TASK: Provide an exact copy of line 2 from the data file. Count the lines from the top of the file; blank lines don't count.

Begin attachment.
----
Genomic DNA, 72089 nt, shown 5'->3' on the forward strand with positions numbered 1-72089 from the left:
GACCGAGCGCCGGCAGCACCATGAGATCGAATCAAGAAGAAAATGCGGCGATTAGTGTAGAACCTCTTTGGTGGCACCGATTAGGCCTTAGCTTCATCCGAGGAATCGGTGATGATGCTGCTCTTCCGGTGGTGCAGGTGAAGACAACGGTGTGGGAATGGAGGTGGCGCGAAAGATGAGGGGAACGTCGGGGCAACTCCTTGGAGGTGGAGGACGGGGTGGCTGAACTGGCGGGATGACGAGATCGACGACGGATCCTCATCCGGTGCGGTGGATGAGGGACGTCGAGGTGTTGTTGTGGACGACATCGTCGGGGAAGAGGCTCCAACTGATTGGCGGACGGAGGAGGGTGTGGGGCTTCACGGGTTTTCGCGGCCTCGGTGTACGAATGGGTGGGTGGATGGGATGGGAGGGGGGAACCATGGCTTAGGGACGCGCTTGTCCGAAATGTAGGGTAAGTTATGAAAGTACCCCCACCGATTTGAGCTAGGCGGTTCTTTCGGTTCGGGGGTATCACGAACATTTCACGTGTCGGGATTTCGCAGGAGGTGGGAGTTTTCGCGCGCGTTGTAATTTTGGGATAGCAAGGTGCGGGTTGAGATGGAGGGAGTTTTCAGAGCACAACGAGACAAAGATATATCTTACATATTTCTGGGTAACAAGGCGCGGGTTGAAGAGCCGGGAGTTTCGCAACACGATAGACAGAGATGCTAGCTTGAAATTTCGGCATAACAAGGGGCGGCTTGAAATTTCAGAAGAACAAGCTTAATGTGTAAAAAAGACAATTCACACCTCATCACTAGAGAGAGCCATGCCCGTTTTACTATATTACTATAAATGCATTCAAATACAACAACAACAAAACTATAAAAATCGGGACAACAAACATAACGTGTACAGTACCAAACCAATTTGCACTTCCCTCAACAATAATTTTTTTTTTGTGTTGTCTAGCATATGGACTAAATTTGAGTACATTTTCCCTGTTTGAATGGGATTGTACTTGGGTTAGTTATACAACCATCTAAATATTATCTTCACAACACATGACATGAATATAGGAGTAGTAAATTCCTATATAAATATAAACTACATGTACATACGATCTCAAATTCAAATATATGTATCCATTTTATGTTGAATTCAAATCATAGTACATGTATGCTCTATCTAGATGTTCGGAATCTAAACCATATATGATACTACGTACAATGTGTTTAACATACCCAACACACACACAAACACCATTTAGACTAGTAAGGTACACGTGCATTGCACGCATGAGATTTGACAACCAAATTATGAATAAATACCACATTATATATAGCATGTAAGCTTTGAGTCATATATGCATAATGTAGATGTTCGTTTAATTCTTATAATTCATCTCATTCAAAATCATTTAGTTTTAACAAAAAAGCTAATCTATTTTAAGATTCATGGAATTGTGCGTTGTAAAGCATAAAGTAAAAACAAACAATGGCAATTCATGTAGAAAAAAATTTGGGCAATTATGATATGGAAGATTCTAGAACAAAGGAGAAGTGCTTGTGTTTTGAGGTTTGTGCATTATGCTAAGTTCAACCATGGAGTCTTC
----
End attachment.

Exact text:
GACCGAGCGCCGGCAGCACCATGAGATCGAATCAAGAAGAAAATGCGGCGATTAGTGTAGAACCTCTTTGGTGGCACCGATTAGGCCTTAGCTTCATCCGAGGAATCGGTGATGATGCTGCTCTTCCGGTGGTGCAGGTGAAGACAACGGTGTGGGAATGGAGGTGGCGCGAAAGATGAGGGGAACGTCGGGGCAACTCCTTGGAGGTGGAGGACGGGGTGGCTGAACTGGCGGGATGACGAGATCGACGACGGATCCTCATCCGGTGCGGTGGATGAGGGACGTCGAGGTGTTGTTGTGGACGACATCGTCGGGGAAGAGGCTCCAACTGATTGGCGGACGGAGGAGGGTGTGGGGCTTCACGGGTTTTCGCGGCCTCGGTGTACGAATGGGTGGGTGGATGGGATGGGAGGGGGGAACCATGGCTTAGGGACGCGCTTGTCCGAAATGTAGGGTAAGTTATGAAAGTACCCCCACCGATTTGAGCTAGGCGGTTCTTTCGGTTCGGGGGTATCACGAACATTTCACGTGTCGGGATTTCGCAGGAGGTGGGAGTTTTCGCGCGCGTTGTAATTTTGGGATAGCAAGGTGCGGGTTGAGATGGAGGGAGTTTTCAGAGCACAACGAGACAAAGATATATCTTACATATTTCTGGGTAACAAGGCGCGGGTTGAAGAGCCGGGAGTTTCGCAACACGATAGACAGAGATGCTAGCTTGAAATTTCGGCATAACAAGGGGCGGCTTGAAATTTCAGAAGAACAAGCTTAATGTGTAAAAAAGACAATTCACACCTCATCACTAGAGAGAGCCATGCCCGTTTTACTATATTACTATAAATGCATTCAAATACAACAACAACAAAACTATAAAAATCGGGACAACAAACATAACGTGTACAGTACCAAACCAATTTGCACTTCCCTCAACAATAATTTTTTTTTTGTGTTGTCTAGCATATGGACTAAATTTGAGTACATTTTCCCTGTTTGAATGGGATTGTACTTGGGTTAGTTATACAACCATCTAAATATTATCTTCACAACACATGACATGAATATAGGAGTAGTAAATTCCTATATAAATATAAACTACATGTACATACGATCTCAAATTCAAATATATGTATCCATTTTATGTTGAATTCAAATCATAGTACATGTATGCTCTATCTAGATGTTCGGAATCTAAACCATATATGATACTACGTACAATGTGTTTAACATACCCAACACACACACAAACACCATTTAGACTAGTAAGGTACACGTGCATTGCACGCATGAGATTTGACAACCAAATTATGAATAAATACCACATTATATATAGCATGTAAGCTTTGAGTCATATATGCATAATGTAGATGTTCGTTTAATTCTTATAATTCATCTCATTCAAAATCATTTAGTTTTAACAAAAAAGCTAATCTATTTTAAGATTCATGGAATTGTGCGTTGTAAAGCATAAAGTAAAAACAAACAATGGCAATTCATGTAGAAAAAAATTTGGGCAATTATGATATGGAAGATTCTAGAACAAAGGAGAAGTGCTTGTGTTTTGAGGTTTGTGCATTATGCTAAGTTCAACCATGGAGTCTTC